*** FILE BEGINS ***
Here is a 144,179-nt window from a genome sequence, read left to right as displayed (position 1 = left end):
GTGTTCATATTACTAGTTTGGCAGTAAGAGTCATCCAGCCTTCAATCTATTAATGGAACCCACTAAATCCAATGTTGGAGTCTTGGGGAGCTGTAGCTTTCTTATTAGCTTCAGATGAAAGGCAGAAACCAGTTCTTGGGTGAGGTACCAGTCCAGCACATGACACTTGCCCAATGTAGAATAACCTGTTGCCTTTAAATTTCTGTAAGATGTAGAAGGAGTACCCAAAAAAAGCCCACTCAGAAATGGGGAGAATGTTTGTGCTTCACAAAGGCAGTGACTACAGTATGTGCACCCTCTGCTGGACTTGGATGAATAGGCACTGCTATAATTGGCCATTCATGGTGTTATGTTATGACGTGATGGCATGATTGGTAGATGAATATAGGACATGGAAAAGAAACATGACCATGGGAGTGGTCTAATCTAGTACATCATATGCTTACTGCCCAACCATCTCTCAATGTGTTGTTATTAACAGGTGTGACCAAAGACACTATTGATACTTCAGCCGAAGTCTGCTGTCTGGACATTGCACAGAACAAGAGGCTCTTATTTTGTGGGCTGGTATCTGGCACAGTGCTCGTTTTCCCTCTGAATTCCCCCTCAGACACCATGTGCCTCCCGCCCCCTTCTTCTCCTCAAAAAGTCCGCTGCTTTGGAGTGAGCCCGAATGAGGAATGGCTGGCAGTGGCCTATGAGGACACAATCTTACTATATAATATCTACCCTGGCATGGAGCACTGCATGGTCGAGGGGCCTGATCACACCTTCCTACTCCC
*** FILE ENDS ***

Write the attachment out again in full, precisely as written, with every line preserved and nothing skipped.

Here is a 144,179-nt window from a genome sequence, read left to right as displayed (position 1 = left end):
GTGTTCATATTACTAGTTTGGCAGTAAGAGTCATCCAGCCTTCAATCTATTAATGGAACCCACTAAATCCAATGTTGGAGTCTTGGGGAGCTGTAGCTTTCTTATTAGCTTCAGATGAAAGGCAGAAACCAGTTCTTGGGTGAGGTACCAGTCCAGCACATGACACTTGCCCAATGTAGAATAACCTGTTGCCTTTAAATTTCTGTAAGATGTAGAAGGAGTACCCAAAAAAAGCCCACTCAGAAATGGGGAGAATGTTTGTGCTTCACAAAGGCAGTGACTACAGTATGTGCACCCTCTGCTGGACTTGGATGAATAGGCACTGCTATAATTGGCCATTCATGGTGTTATGTTATGACGTGATGGCATGATTGGTAGATGAATATAGGACATGGAAAAGAAACATGACCATGGGAGTGGTCTAATCTAGTACATCATATGCTTACTGCCCAACCATCTCTCAATGTGTTGTTATTAACAGGTGTGACCAAAGACACTATTGATACTTCAGCCGAAGTCTGCTGTCTGGACATTGCACAGAACAAGAGGCTCTTATTTTGTGGGCTGGTATCTGGCACAGTGCTCGTTTTCCCTCTGAATTCCCCCTCAGACACCATGTGCCTCCCGCCCCCTTCTTCTCCTCAAAAAGTCCGCTGCTTTGGAGTGAGCCCGAATGAGGAATGGCTGGCAGTGGCCTATGAGGACACAATCTTACTATATAATATCTACCCTGGCATGGAGCACTGCATGGTCGAGGGGCCTGATCACACCTTCCTACTCCC